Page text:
6. When I’m in Denmark, people “jokingly” ask if I’m even Danish.

    and finally I love when my boyfriend or male friends carry my back! Lena, you are not ALONE.

    In the start I felt uncomfortable letting boys carry my back, because I thought I’m more than able to do it myself. However this little gesture is just one of the ways that Asian men treats a woman and it makes me feel so appreciated.

    I think the fact that he notices little things and does something for me necessary or not, the result is that I see Asian men as gentlemen.

    My friends in Denmark told me that it’s weird when a man carries his girlfriend’s bag and ask me why I don’t carry it myself.
    I asked my male friends and boyfriend (after we met) why they do it, they just said that it feels nice to do something like this and that it’s a way of showing that they care about us.

    I’m not sure if it’s different in China, but my friends in Taiwan said that they don’t like when a girl “throws” their bag at them expecting them to carry it, that makes them feel like a dog receiving commands.

    I also love that he pays attention to me in other ways, particularly when he asks me to walk on his inside when we are on the street. He says he’s scared I will get hit by a car or a scooter and gently maneuver me to the inside.

    When I’m sick he buys medicine and food for me, but since he moved to another city to complete his master studies it’s been impossible for him to do that. Instead my male friends/class mates have offered to take me to the doctor or drive to the city (20 min on scooter) to get medicine for me.

    In Denmark we grow learning that independence and to be self-sufficient is important and cool, but sometimes I think that it makes us unable to lean on others when we need it. In Taiwan I have learned that it’s okay to have other’s help you with seemingly personal things.

    I went to KTV yesterday with friends and some new people, I fell asleep for 20 min (lack of sleep) and when I woke up somebody had covered me with their sweater in case I felt cold.

    I also remember to my horror the first time a male friend expressed concern over my period cramps, I was so shocked that he even asked me about something like that. I Denmark your boyfriend might take an interest and care, but most likely your male friends would keep away. I was sitting in class (looking like a ghost) desperately just trying to get through the last hour, my friend asked me if I as sick and not wanting to answer that I had my period, I just said my stomach hurt really bad. He took one look at me and asked straightforwardly “Did your period come yet?” :O , despite the shock I just nodded and he immediately told the teacher that he would take me to the nurses office. On the way there he told me that I should take a hot shower when I go home, not eat iced-things (makes the pain worse) and take a nap on my stomach, he even asked me if I needed sanitary napkins!! I mean where do these guys learn to treat girls like this? I asked around and other female friends have said that they have experienced the same exact behavior.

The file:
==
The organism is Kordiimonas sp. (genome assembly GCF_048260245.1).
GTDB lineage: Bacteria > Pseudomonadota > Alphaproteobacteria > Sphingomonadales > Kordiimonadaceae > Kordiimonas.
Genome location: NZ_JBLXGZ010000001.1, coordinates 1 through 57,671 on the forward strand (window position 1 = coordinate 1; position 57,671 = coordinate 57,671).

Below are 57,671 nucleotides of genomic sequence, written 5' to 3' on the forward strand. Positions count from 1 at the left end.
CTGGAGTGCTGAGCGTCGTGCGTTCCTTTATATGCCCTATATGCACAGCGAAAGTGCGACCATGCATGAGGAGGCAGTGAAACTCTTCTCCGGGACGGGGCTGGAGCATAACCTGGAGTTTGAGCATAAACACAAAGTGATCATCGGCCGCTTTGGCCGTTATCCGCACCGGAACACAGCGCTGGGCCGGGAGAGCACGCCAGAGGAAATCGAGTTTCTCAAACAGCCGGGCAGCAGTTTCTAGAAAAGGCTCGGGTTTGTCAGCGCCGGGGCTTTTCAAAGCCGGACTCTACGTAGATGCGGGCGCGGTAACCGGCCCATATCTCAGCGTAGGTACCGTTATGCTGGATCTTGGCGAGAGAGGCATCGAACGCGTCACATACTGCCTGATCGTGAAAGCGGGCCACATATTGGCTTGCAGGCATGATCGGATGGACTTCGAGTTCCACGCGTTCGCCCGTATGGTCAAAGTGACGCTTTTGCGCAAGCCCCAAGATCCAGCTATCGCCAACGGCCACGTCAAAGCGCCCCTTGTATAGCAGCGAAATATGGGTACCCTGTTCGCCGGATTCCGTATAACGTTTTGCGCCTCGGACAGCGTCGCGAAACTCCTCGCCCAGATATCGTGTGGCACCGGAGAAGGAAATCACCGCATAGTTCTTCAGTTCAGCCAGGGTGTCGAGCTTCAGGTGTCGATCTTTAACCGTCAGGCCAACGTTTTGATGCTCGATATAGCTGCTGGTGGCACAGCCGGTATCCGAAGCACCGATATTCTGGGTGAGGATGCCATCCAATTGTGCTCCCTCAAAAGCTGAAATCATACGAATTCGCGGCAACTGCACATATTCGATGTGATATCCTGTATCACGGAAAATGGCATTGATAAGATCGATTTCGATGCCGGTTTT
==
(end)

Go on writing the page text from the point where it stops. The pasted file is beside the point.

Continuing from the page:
How can you not love them ? I have gotten used to this culture, it would be hard for me to not live here and move back to Denmark though I love my vacations back home.

    1. Hey Christina, I can imagine your initial shock regarding your male friend’s reaction to your period troubles. The thing is, to Chinese men women’s health issues are not “women’s health issues”; they’re just health issues. That’s why Chinese men are able to deal with such matters without any apparent discomfort or embarrassment.

      Anyway, you seem to have really taken to your life in Taiwan and that’s good to know. Who knows, if you stick around long enough you might even end up as one of the 外國媳婦 on WTO 姐妹會 (if you’re familiar with the show). 🙂

  6. That is some pretty good assimilation! Well done.

    Okay, so in the U.S., the women usually get stuck carrying the bag. There’s even an expression about “stuck holding the bag.” Especially moms — my mom had a giant ugly purse and I swear, she could fit diapers, jackets, souvenirs, and bags of food in that thing. It must have weighed a ton.

    Never once did any husband or her oldest, biggest child (a son) offer to cry that bag, never mind if my mom was holding a baby as well. So I think its very considerate that Asian men aren’t so terrified that their masculinity might be called into question if they carry a little faux Gucci clutch. I wouldn’t necessarily expect them to carry my bag, but an offer shows a nice awareness of others that your British buddy did not have.

    Probably your Brit bud had a mom who carried all his stuff around in a giant purse, too, and he never learned any differently!